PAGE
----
Questions swirl around Belmont rail link

Belmont station link in question

Financing, construction still on drawing board

Posted

First of two parts.

The Belmont Park Long Island Rail Road station has certainly seen better days. Wind-blown platforms and rusting tracks mask the station’s history, when it carried tens of thousands of fans, socialites, sports figures and the idly curious to Belmont Park to try their luck with the ponies. Regular LIRR service ceased “for economic reasons” in 2010, and the station was shuttered. Since then, it has been mostly derelict, except for a quick sprucing up once a year for the special trains that serve the Belmont Stakes leg of the Triple Crown.

Now, however, the station that once welcomed nearly half of all racetrack attendees looks as if it might get a complete makeover. The Arena Development Group, the consortium headed by the New York Islanders, is returning to Nassau County. Reopening the Belmont Park station is critical to the consortium’s plans for the stadium complex that it has won the right to build on 43 acres of the park, according to Senior Vice President Richard Browne of Sterling Development Group, one of Arena’s three principal partners.

Along with those plans, however, comes a host of questions about what upgrades will be needed and at what cost; who will pay for what and when; and how long it will take before the Elmont community and Long Island as a whole can begin to reap the rewards promised by the team and its partners.

One of the first questions local opponents of the project ask is how hockey fans would get to the new stadium, State Assemblywoman Michaelle Solages (D-Elmont) noted in a recent interview. Visitors to the racetrack now arrive mostly via city streets accessed from two major parkways, or by bus. Without significant upgrades or expansions, none of those streets, which mainly run through suburban neighborhoods, are equipped to handle an influx of up to 18,000 visitors for the 150 annual events envisioned by stadium planners. Moreover, both the Cross Island and Southern State parkways, which bring people from outside the neighborhood, already carry heavy traffic throughout much of the day, including the peak periods when most stadium events take place.

The Belmont Park train station itself would need much more than a mere face-lift and a splash of paint. “It would need more platforms and additional tracks to handle the kinds of crowds they’re talking about,” said former transportation official Larry Penner, who has more than 30 years of experience in planning and monitoring construction and safety for the region’s railroads. “The original plan to redevelop the facility wasn’t even supposed to be completed until 2032,” Penner said, and neither the specifics of any current plan nor estimates of the upgrade’s costs have been made public.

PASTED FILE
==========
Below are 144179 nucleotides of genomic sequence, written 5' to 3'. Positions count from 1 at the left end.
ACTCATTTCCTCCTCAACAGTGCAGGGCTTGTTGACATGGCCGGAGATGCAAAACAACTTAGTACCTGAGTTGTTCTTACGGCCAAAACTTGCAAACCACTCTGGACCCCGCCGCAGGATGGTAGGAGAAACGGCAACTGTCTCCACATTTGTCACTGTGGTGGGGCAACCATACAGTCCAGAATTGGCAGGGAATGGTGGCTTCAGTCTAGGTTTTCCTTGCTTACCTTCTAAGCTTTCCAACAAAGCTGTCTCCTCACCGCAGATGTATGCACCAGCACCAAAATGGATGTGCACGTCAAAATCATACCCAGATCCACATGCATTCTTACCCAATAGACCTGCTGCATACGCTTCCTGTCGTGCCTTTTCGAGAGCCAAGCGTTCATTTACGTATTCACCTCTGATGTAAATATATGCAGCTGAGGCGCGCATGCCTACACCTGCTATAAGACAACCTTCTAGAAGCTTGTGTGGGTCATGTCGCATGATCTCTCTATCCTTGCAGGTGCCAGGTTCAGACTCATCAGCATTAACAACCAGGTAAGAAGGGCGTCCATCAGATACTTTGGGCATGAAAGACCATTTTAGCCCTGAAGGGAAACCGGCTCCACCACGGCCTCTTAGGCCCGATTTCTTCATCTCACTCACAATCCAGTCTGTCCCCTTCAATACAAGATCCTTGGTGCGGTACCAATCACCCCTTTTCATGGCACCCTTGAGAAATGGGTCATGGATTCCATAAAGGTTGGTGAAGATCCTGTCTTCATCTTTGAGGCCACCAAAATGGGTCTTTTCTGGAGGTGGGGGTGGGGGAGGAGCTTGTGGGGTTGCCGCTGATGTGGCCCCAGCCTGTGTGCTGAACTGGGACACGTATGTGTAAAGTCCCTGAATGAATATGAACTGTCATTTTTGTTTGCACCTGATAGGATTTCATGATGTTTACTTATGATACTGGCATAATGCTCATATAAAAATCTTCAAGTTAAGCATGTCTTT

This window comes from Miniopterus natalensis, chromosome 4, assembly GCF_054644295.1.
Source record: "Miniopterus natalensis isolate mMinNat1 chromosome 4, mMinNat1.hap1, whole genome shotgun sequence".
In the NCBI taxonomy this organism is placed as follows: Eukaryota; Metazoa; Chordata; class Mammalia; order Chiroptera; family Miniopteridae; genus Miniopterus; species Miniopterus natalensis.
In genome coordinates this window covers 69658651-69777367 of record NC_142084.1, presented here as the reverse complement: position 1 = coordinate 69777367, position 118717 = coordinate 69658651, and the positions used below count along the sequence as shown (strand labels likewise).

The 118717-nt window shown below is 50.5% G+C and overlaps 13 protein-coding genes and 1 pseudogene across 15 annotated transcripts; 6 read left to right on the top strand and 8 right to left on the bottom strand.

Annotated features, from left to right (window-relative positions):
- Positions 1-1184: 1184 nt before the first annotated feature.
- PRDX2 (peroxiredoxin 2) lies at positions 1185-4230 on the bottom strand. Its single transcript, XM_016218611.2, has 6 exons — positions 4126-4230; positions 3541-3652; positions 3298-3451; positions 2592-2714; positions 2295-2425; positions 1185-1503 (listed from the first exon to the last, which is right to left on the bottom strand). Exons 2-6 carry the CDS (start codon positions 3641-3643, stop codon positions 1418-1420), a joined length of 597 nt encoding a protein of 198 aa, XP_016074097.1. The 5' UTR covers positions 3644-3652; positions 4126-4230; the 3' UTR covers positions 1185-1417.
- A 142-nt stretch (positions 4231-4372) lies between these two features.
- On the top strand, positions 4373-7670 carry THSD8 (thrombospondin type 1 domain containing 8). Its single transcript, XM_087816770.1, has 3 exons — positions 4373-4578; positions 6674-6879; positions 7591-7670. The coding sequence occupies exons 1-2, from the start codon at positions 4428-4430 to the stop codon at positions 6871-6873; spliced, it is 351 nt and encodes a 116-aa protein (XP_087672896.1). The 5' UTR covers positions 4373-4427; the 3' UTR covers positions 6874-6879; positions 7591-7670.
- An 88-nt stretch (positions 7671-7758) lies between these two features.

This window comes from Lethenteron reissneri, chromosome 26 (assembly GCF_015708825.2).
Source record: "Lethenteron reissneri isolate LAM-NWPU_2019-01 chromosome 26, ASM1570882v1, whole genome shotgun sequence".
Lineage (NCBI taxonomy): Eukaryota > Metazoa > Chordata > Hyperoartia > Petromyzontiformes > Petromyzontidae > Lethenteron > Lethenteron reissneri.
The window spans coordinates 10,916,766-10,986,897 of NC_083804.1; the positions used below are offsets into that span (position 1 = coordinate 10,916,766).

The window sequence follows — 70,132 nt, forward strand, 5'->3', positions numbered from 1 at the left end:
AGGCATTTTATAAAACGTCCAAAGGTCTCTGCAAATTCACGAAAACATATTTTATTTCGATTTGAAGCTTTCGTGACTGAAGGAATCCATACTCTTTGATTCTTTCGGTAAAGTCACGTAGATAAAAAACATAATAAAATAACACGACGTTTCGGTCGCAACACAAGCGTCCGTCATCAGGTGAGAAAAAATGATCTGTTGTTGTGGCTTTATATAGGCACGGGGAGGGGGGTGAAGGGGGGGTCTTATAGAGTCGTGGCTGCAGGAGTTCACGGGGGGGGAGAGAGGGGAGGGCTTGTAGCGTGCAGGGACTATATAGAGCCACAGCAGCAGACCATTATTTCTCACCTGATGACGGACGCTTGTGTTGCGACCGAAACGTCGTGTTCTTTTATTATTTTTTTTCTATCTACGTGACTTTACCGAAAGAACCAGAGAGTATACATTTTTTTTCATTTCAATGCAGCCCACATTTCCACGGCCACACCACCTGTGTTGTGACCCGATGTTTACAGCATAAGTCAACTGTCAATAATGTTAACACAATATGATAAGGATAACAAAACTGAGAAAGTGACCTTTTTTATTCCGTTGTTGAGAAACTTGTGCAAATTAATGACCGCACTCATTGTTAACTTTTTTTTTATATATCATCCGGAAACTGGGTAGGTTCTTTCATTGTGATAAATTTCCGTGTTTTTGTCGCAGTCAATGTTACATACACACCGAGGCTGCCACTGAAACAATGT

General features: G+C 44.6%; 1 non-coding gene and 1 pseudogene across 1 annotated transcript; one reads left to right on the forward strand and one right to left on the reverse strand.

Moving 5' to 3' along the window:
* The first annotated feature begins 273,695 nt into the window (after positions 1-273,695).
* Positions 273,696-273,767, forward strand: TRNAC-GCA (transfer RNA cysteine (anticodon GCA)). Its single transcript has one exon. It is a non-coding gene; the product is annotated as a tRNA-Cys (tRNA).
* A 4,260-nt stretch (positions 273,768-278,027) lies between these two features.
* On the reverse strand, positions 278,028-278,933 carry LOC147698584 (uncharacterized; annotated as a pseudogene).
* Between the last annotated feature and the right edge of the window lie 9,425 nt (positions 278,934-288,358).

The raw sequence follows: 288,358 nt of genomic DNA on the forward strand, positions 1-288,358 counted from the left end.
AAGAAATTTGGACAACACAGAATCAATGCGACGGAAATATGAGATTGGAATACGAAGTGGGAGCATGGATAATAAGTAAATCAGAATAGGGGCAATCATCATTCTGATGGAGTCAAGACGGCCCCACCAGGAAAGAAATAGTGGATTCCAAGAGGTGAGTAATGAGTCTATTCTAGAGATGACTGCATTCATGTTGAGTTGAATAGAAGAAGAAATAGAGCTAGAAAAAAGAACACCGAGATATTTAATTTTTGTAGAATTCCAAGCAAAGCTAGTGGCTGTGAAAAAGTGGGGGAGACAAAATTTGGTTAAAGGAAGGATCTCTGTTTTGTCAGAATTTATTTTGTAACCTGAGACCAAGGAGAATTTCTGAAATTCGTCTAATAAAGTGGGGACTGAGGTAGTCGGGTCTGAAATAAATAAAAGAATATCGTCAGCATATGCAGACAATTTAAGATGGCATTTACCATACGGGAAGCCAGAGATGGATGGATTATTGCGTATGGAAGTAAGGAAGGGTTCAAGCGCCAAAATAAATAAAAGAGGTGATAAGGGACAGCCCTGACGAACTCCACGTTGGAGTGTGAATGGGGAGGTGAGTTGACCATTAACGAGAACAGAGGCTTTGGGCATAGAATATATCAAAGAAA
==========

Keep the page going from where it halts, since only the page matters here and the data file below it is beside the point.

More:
Part of the difficulty is that reconstruction of the Belmont station depends, in part, on the outcome of other projects. “Those trains have to come from somewhere,” Penner said. “Penn Station doesn’t have the platform space or the tracks” to handle any significant increase in riders, to say nothing of the cost. “Just to give an idea: The smallest part of the equation is the need for additional cars,” at nearly $3 million each, he said. To meet the need of all the projects in the pipeline, “you’d need at least 200 of them.”

In the works, Penner added, are upgrades to the Ronkonkoma and Hicksville lines that “will cost more than $2.5 billion and won’t be finished until 2022, at the earliest. Altogether, “[Governor] Cuomo has promised infrastructure improvements that would cost at least $100 billion, if he built them all.”

Should the Belmont station not be ready in time, local bus companies, both public and private, would likely pick up the slack, Penner said. This, too, would require additional equipment, personnel and garage space, to say nothing of the added congestion that would be created. Penner referred to all this as a form of indirect taxation — “sports pork” was his colorful term — since “the taxpayer pays for the bus lines and railroads.”

Many of these improvements would have been needed even without a new stadium, and the LIRR is addressing some concerns already. It has scheduled $3 billion in improvements and upgrades throughout the entire system, according to its “2015-2019 Capital Improvement Plan.” This includes service upgrades to Penn Station; the purchase of 88 new M-9 cars at a cost of $240 million, with an option for 22 more; and additional capacity, tracks and storage facilities throughout the system in anticipation of direct East Side service to Grand Central Station, scheduled to begin in 2023, at a cost of nearly $10.2 billion.

Gov. Andrew Cuomo has said he wants the Islanders stadium ready for the opening game of the team’s 2020 season. This is good news for the Islanders, whose current agreement with Brooklyn’s Barclay’s Center will run out by mutual consent in 2019, although the original agreement does provide for the possibility of a longer relationship.